Volunteers start building Red Rock free-ride area

       A ladder bridge, the first structure in the long-awaited free-ride bicycle area at Red Rock Canyon Open Space, began taking shape last weekend. Tony Orr, who is helping lead the volunteer planning and construction effort, said the structure will be among several that his group hopes to have ready for public use by the end of July. Madison Dayhoff, eager to try her bicycle on the Red Rock Canyon Open Space’s free-ride area, grins up at a 
photographer shooting from a rock formation while construction continues around her on the ladder bridge that is the area’s first stunt to be built.
Westside Pioneer photo
       The location is the lower part (Phase 1) of what will eventually be a 3-acre free-ride area east of the Greenlee Trail, near the new Red Rock parking lot.
       Among about a dozen volunteer workers July 1 were teenage riders Hunter Hoover and brothers Tommy and Kevin Kimmell. Each spoke of taking pride in contributing sweat equity to an area they plan to use extensively, with Tommy mentioning a logical motivation: “So we can get it done sooner.”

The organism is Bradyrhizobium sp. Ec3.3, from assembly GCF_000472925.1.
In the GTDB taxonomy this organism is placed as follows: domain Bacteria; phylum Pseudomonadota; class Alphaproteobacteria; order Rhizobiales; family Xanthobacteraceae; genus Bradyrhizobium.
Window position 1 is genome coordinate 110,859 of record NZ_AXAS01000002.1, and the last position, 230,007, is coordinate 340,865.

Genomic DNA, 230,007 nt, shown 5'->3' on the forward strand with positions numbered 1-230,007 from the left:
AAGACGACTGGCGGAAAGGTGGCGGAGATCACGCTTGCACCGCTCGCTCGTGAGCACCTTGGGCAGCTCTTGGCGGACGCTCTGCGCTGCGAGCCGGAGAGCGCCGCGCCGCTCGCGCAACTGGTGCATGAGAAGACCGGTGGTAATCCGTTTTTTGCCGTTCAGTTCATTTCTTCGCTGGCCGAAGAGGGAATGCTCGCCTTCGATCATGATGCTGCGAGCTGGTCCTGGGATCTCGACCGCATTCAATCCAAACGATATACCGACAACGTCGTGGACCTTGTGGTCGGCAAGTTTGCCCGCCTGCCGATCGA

Free riding is an off-road bicycling sport in which obstacles are deliberately placed to challenge the riders. These can include structures, as well as large rocks, drop- offs and other natural features.
       Responding to advocacy from local cyclists, Colorado Springs Parks set aside the free-ride area when it approved the Red Rock Canyon Open Space Master Plan two years ago. However, the sport's proponents had to come up with the plans, the money and the construction effort.
       This reality has led to some delays. Orr and others had once hoped to have the lower part open by last summer, but the city needed detailed engineering plans, and the group's volunteer engineer could not always squeeze the work into his schedule, Orr explained.
       Funding has also been a struggle. “We're raising money, but it's not enough,” he said. “We're going to kind of do it as it goes.”
       The long-range plan designates the lower area basically for beginning riders. It will eventually have about 15 stunts, including several ladder bridges, “along with a couple of teeter totters, balance beams, a horizontal log stack called a corduroy, and a multileveled drop box,” Orr said. “There will be multiple variations of all of these technical features.”
       Farther up the hill in the 3-acre area will be Phases 2 and 3, in which the stunts will get increasingly more challenging to attract more experienced riders, according to plans.
       Few official free-ride areas exist anywhere, and Red Rock's is believed to be the first to go into a park anywhere along the Front Range.
       Anyone wanting to help with the work can contact Orr by e-mail at tony@hp.com.

Westside Pioneer article